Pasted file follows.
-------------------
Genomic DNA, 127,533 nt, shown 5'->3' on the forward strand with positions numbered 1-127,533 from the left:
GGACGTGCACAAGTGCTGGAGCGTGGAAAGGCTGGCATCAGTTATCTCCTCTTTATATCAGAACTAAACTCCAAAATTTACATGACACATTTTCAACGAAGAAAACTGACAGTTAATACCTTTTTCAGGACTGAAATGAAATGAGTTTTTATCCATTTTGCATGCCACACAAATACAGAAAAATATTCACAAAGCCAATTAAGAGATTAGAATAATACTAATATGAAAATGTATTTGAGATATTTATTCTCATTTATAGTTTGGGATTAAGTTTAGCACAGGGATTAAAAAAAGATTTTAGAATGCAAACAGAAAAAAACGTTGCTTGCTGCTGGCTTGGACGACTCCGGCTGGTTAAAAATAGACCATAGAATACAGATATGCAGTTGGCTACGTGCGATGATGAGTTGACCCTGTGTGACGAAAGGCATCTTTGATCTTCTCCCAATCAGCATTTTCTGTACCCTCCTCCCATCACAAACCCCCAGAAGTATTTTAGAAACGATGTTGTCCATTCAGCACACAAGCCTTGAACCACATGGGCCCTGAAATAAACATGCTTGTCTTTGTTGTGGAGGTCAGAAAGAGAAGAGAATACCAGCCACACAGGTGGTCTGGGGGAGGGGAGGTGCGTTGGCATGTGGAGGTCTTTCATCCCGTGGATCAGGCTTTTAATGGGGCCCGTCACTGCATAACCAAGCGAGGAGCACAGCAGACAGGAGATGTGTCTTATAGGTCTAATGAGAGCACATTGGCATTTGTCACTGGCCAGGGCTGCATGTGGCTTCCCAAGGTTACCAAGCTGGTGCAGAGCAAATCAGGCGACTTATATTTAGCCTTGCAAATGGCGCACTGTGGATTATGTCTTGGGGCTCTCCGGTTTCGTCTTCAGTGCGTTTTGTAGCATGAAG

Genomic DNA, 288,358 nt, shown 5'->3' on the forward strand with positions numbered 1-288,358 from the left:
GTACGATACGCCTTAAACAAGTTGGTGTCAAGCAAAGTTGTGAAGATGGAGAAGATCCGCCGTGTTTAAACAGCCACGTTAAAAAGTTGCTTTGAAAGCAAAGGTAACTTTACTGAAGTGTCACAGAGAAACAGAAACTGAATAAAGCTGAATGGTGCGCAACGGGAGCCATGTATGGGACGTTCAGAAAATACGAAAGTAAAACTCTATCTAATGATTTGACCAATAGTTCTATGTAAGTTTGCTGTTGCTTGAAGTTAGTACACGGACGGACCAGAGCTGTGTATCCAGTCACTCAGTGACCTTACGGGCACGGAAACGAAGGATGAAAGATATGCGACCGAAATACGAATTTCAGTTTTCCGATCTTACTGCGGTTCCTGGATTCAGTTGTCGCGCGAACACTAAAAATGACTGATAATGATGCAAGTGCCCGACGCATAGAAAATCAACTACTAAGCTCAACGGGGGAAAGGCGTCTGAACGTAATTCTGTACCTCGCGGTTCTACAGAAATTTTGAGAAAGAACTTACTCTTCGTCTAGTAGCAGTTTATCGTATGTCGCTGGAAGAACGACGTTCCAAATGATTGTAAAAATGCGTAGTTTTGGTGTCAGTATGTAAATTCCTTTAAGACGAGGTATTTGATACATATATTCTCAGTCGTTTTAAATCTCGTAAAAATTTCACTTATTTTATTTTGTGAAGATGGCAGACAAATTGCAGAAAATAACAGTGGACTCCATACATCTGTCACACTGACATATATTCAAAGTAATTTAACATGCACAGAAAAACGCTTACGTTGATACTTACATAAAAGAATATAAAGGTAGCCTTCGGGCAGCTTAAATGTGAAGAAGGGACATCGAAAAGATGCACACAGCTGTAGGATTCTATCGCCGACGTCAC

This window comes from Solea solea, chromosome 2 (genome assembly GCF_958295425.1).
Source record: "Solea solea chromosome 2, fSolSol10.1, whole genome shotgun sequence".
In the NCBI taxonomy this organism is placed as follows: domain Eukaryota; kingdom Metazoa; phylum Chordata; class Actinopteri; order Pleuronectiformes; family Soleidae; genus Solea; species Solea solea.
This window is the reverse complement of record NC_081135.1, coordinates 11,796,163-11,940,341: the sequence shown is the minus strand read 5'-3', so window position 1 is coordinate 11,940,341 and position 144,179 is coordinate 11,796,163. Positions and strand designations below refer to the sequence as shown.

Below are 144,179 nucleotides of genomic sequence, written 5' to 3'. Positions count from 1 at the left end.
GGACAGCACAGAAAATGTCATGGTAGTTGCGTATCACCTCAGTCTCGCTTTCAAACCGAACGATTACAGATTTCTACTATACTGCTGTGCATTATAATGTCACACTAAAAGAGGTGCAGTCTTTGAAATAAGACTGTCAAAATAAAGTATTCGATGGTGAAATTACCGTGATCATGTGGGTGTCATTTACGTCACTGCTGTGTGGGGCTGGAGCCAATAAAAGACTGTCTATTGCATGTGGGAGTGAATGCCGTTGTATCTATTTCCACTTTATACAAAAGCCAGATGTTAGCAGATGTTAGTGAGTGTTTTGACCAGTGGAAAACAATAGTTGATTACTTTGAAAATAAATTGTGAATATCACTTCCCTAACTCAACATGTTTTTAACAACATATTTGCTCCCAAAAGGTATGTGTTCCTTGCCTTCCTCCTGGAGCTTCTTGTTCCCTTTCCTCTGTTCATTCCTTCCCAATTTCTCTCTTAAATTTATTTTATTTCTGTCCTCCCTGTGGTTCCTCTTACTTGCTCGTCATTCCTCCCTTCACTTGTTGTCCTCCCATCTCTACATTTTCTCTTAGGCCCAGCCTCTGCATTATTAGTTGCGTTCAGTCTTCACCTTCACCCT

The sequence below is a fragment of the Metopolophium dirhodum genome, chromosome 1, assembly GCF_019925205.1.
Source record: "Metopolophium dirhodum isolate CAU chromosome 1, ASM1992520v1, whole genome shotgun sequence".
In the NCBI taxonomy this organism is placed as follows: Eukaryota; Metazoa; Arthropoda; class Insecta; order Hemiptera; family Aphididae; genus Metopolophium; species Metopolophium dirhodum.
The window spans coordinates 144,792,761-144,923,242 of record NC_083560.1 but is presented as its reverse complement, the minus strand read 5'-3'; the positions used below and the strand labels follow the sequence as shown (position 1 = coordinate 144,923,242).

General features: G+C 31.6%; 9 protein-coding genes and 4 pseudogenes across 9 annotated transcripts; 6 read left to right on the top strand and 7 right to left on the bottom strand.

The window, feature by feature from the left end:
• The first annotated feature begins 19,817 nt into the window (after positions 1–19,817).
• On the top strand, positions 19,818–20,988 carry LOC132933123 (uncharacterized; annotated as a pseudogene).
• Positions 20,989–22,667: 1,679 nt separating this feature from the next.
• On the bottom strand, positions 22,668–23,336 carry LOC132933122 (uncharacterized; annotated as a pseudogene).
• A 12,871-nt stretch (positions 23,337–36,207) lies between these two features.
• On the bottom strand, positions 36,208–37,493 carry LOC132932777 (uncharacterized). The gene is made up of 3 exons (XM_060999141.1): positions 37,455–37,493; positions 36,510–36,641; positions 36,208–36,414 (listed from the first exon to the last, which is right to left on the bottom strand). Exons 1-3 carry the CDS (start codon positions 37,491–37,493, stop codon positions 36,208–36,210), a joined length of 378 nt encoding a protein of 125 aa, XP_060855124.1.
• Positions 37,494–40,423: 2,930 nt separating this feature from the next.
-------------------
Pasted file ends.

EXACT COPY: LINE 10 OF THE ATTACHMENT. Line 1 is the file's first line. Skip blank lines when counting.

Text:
GGACAGCACAGAAAATGTCATGGTAGTTGCGTATCACCTCAGTCTCGCTTTCAAACCGAACGATTACAGATTTCTACTATACTGCTGTGCATTATAATGTCACACTAAAAGAGGTGCAGTCTTTGAAATAAGACTGTCAAAATAAAGTATTCGATGGTGAAATTACCGTGATCATGTGGGTGTCATTTACGTCACTGCTGTGTGGGGCTGGAGCCAATAAAAGACTGTCTATTGCATGTGGGAGTGAATGCCGTTGTATCTATTTCCACTTTATACAAAAGCCAGATGTTAGCAGATGTTAGTGAGTGTTTTGACCAGTGGAAAACAATAGTTGATTACTTTGAAAATAAATTGTGAATATCACTTCCCTAACTCAACATGTTTTTAACAACATATTTGCTCCCAAAAGGTATGTGTTCCTTGCCTTCCTCCTGGAGCTTCTTGTTCCCTTTCCTCTGTTCATTCCTTCCCAATTTCTCTCTTAAATTTATTTTATTTCTGTCCTCCCTGTGGTTCCTCTTACTTGCTCGTCATTCCTCCCTTCACTTGTTGTCCTCCCATCTCTACATTTTCTCTTAGGCCCAGCCTCTGCATTATTAGTTGCGTTCAGTCTTCACCTTCACCCT